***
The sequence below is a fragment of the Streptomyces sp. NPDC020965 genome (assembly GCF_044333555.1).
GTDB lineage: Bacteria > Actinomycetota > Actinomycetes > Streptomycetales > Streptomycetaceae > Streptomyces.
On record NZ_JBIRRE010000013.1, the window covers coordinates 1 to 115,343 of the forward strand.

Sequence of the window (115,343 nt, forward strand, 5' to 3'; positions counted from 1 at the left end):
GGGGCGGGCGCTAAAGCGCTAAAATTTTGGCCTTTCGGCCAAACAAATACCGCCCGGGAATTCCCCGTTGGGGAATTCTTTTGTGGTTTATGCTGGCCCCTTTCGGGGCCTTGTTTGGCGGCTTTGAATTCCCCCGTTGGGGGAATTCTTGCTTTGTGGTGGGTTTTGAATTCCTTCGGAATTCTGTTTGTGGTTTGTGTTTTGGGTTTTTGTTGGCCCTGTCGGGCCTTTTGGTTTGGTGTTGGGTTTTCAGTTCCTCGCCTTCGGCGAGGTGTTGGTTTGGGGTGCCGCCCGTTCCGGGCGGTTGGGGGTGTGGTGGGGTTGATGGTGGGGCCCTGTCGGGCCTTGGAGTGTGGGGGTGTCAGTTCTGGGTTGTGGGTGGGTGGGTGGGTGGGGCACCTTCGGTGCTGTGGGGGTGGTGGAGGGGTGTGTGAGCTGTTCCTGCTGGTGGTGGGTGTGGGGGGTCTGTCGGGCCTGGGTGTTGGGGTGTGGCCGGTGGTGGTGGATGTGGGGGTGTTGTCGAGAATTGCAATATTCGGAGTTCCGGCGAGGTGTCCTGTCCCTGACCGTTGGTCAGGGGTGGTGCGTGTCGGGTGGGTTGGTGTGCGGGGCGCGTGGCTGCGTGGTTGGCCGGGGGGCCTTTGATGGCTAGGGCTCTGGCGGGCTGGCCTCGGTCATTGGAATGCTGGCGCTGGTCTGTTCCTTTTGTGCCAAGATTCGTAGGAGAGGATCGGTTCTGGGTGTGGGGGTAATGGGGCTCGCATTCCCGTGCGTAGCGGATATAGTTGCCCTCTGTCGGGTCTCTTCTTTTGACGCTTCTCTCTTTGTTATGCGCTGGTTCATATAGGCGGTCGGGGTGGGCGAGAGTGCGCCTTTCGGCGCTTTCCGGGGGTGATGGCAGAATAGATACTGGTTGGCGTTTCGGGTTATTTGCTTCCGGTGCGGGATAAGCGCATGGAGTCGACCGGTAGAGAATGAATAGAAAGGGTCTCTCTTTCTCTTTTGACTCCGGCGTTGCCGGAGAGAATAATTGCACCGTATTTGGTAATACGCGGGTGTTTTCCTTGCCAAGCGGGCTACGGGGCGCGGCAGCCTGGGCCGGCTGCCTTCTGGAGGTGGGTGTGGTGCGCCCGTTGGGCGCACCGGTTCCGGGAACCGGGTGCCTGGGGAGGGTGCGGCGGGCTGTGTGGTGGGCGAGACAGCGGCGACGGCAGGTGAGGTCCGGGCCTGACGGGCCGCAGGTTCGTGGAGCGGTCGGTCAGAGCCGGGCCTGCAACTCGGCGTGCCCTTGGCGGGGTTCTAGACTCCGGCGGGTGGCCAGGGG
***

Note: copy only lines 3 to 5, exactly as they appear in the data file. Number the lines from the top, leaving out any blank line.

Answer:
On record NZ_JBIRRE010000013.1, the window covers coordinates 1 to 115,343 of the forward strand.

Sequence of the window (115,343 nt, forward strand, 5' to 3'; positions counted from 1 at the left end):
GGGGCGGGCGCTAAAGCGCTAAAATTTTGGCCTTTCGGCCAAACAAATACCGCCCGGGAATTCCCCGTTGGGGAATTCTTTTGTGGTTTATGCTGGCCCCTTTCGGGGCCTTGTTTGGCGGCTTTGAATTCCCCCGTTGGGGGAATTCTTGCTTTGTGGTGGGTTTTGAATTCCTTCGGAATTCTGTTTGTGGTTTGTGTTTTGGGTTTTTGTTGGCCCTGTCGGGCCTTTTGGTTTGGTGTTGGGTTTTCAGTTCCTCGCCTTCGGCGAGGTGTTGGTTTGGGGTGCCGCCCGTTCCGGGCGGTTGGGGGTGTGGTGGGGTTGATGGTGGGGCCCTGTCGGGCCTTGGAGTGTGGGGGTGTCAGTTCTGGGTTGTGGGTGGGTGGGTGGGTGGGGCACCTTCGGTGCTGTGGGGGTGGTGGAGGGGTGTGTGAGCTGTTCCTGCTGGTGGTGGGTGTGGGGGGTCTGTCGGGCCTGGGTGTTGGGGTGTGGCCGGTGGTGGTGGATGTGGGGGTGTTGTCGAGAATTGCAATATTCGGAGTTCCGGCGAGGTGTCCTGTCCCTGACCGTTGGTCAGGGGTGGTGCGTGTCGGGTGGGTTGGTGTGCGGGGCGCGTGGCTGCGTGGTTGGCCGGGGGGCCTTTGATGGCTAGGGCTCTGGCGGGCTGGCCTCGGTCATTGGAATGCTGGCGCTGGTCTGTTCCTTTTGTGCCAAGATTCGTAGGAGAGGATCGGTTCTGGGTGTGGGGGTAATGGGGCTCGCATTCCCGTGCGTAGCGGATATAGTTGCCCTCTGTCGGGTCTCTTCTTTTGACGCTTCTCTCTTTGTTATGCGCTGGTTCATATAGGCGGTCGGGGTGGGCGAGAGTGCGCCTTTCGGCGCTTTCCGGGGGTGATGGCAGAATAGATACTGGTTGGCGTTTCGGGTTATTTGCTTCCGGTGCGGGATAAGCGCATGGAGTCGACCGGTAGAGAATGAATAGAAAGGGTCTCTCTTTCTCTTTTGACTCCGGCGTTGCCGGAGAGAATAATTGCACCGTATTTGGTAATACGCGGGTGTTTTCCTTGCCAAGCGGGCTACGGGGCGCGGCAGCCTGGGCCGGCTGCCTTCTGGAGGTGGGTGTGGTGCGCCCGTTGGGCGCACCGGTTCCGGGAACCGGGTGCCTGGGGAGGGTGCGGCGGGCTGTGTGGTGGGCGAGACAGCGGCGACGGCAGGTGAGGTCCGGGCCTGACGGGCCGCAGGTTCGTGGAGCGGTCGGTCAGAGCCGGGCCTGCAACTCGGCGTGCCCTTGGCGGGGTTCTAGACTCCGGCGGGTGGCCAGGGG